Day Two: A-Warwick A-Warwick!
We hadn't decided what order to do days two and three (if you see what I mean) before arriving, but waking up to rain on Wednesday made the decision for us to stay local. OK, partly I wanted a day off from driving, but we figured that we could duck in and out of different bits of Warwick castle and stay reasonably dry better than trying to get between different Shakespeare houses. And it was forecast to dry up later anyway, which it did.
One advantage of Audrey's strict 0800-0845 breakfast rule meant we were up and about and in town nice and early. Warwick has a nice mix of medieaval and Regency architecture throughout the town centre and had more to offer than we had time to visit. We will definitely go back some time as I really want to look around Lord Leycester's Hospital which we had to miss.
The rain had eased off to a drizzle but before we went down to the castle we had a look around the Warwickshire museum. I got the impression that most of it was last updated in the early 80s and it could use a bit of a refresh. Not that anything was wrong, it just gave me a feeling of being a museum about a museum rather than about the county as such. Still, there was some intereseting stuff on display including a nice model of the town before the great fire and also a temporary 40 years of the moon landing exhibition which naturally grabbed my attention.
So this brings us on to the castle itself and the first obstacle to an fun-packed day of knights and princesses: getting in. Physically not a problem, you just join a queue, pay up and wander through the turnstiles. Mentally, however, it is quite a challenge. Walk up admission for an adult is a kibblesworth under £20. Now, that's a fair bit in my book and quite how the enormous family groups we saw inside can justify the cost is beyond me. Entry to the dungeon was another £7.50 on top. Fortunately MrsB has a pass that gets her into many things free (or at least cheap), what with her being a tourist information officer, so that was a bit of a saving for us. The second obstacle was, as previously mentioned, the weather but that was clearing up by now. And the final obstacle were the huge family groups (I'm really painting myself as a boring old fart here, but too many screaming kids and I just want to run for the hills. I know, I know, don't go to a family attraction then complain about the families!).
Having made it through the gates we headed to the Dungeon bit first as that was a timed entry ticket. It still took us half an hour (standing in the rain) to get inside from joining the queue - mainly due to them only letting in small groups at a time and also insisting on taking everyone's picture in an execution pose first. We did like the resulting photo but declined to pay £5 for it. Anyway, that was really the end of the negativity and things got better from then on.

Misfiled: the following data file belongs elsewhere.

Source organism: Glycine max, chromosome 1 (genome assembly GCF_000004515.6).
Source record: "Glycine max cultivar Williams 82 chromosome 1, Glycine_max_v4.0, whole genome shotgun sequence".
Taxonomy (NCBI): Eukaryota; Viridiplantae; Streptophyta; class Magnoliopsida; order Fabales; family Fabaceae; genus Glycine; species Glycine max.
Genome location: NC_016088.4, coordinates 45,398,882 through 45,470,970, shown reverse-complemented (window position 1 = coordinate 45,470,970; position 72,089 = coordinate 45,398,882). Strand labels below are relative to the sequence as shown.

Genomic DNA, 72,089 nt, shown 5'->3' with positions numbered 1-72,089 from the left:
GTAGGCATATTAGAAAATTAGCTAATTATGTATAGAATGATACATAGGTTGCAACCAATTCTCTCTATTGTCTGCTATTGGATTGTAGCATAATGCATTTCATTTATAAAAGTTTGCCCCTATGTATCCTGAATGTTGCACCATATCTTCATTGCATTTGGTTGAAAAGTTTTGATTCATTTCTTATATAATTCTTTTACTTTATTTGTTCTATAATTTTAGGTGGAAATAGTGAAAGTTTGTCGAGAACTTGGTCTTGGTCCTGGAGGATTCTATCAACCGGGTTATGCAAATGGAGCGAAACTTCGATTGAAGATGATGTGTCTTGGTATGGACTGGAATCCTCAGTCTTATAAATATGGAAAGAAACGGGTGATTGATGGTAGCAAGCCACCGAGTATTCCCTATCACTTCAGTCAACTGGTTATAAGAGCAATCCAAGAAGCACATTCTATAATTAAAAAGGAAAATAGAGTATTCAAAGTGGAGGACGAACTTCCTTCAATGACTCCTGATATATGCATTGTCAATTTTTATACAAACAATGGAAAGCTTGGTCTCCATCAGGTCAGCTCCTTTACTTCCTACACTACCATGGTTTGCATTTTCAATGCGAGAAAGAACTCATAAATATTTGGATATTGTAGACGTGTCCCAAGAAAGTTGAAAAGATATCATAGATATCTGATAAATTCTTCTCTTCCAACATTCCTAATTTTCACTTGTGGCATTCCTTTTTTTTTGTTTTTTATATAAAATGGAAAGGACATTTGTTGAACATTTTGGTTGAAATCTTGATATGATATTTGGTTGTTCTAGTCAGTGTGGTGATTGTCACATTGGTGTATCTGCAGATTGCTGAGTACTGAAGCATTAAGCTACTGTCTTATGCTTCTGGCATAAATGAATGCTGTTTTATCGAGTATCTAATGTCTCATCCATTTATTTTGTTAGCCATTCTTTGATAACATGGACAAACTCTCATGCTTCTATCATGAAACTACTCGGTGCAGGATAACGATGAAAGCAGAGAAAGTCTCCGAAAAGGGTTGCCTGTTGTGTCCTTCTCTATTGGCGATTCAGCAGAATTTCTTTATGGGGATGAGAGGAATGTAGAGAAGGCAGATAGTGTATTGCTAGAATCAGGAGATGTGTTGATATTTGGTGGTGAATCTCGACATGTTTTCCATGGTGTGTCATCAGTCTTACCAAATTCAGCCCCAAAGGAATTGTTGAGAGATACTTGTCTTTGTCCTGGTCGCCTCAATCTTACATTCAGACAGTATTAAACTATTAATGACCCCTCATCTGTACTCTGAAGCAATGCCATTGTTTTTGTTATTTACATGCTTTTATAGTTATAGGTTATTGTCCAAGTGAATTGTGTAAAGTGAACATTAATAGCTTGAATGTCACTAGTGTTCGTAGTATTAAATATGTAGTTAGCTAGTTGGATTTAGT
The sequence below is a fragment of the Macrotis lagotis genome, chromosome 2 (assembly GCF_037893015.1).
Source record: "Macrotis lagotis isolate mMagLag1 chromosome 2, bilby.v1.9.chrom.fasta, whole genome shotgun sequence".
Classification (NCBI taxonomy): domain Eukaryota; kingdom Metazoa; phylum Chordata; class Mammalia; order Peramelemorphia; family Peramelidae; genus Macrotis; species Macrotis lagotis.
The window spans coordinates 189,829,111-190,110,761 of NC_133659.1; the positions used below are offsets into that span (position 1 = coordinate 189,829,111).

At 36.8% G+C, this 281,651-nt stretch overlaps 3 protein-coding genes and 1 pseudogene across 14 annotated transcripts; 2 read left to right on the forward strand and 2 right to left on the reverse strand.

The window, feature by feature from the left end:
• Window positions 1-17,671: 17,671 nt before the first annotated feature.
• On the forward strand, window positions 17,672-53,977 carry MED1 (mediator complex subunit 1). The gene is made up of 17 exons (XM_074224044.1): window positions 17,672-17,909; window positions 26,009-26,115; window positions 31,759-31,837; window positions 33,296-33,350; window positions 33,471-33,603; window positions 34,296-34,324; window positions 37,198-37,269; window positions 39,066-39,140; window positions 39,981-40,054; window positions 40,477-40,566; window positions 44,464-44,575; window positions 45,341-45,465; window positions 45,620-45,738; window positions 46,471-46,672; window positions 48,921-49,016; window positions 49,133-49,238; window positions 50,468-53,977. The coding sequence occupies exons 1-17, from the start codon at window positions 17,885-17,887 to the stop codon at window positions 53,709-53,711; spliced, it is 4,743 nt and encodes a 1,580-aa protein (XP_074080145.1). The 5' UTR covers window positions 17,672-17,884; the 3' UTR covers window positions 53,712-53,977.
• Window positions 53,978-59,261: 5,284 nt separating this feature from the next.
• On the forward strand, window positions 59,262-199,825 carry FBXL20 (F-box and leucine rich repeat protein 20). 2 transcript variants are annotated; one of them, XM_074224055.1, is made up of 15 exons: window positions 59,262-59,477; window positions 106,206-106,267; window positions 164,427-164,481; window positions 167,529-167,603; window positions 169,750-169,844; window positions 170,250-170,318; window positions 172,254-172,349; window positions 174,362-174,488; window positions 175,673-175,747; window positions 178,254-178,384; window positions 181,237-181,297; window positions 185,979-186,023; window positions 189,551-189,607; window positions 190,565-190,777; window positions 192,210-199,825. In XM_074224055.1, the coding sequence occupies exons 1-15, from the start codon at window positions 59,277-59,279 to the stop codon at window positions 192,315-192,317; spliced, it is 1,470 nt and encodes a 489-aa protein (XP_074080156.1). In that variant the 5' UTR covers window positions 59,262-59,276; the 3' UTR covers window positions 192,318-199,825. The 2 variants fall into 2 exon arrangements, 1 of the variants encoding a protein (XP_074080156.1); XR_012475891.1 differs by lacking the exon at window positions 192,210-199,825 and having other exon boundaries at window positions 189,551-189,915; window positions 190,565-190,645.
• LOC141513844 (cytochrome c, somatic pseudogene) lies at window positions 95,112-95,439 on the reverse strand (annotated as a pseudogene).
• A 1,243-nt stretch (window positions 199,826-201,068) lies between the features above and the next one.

We went to the London Dungeon a few years ago and this was much like a cut-down version of that - lots of grizzly torture instruments and people dressed up with a loose degree of authenticity to do a bit of acting in each new chamber. There was also a fair bit about the plague, which I'm not sure quite fitted the torture theme, but I guess it was better there than elsewhere in the castle. In fact, I got volunteered to have my head cut open and a cure effected - all done very nicely with curtains and shadows which definitely made it look realistic from where I was sitting. I'm not aware that there was any communication between the denizens of the dungeon, but they managed to pick different victims in each instance of requiring one so nobody in our group ended up feeling like they stood out too much.
Interactivity was a theme of much of the rest of the day as well. There are numerous static exhibits with rooms done out in the style of various eras of the castle's history (we felt these could have done with a few more interpretation boards, and while we saw people carrying audio guides at no point were we offered the use of them) but there was also a continual stream of things happening around the grounds, in various rooms etc. As well as looking through the exhibits and climbing the walls we witnessed a fire breathing jester attempting to entertain the mob (he succeeded), jousting, falconry, general hand to hand combat and the firing of a Trebuchet. All accompanied by subtle use of facts and folklore to get the crowd involved and fired up for one side or the other in the various combats without them realising they were getting a bit of a history lesson thrown in with the spectacle.
Despite my misgivings caused by the cost, the crowds and the theme-park atmosphere (the Castle is run by the Merlin Group who also operate Madam Tussauds, Legoland Windsor, the Sea Life Centres, Alton Towers and much more so that was understandable) I ended up having a great day out.
We walked a mile or so the other way that night for dinner at a recommended pub. OK, but nothing special in my book. Staggered the locals when we told them we had walked it though (to be fair, we did get a taxi back but only because the rain had returned)...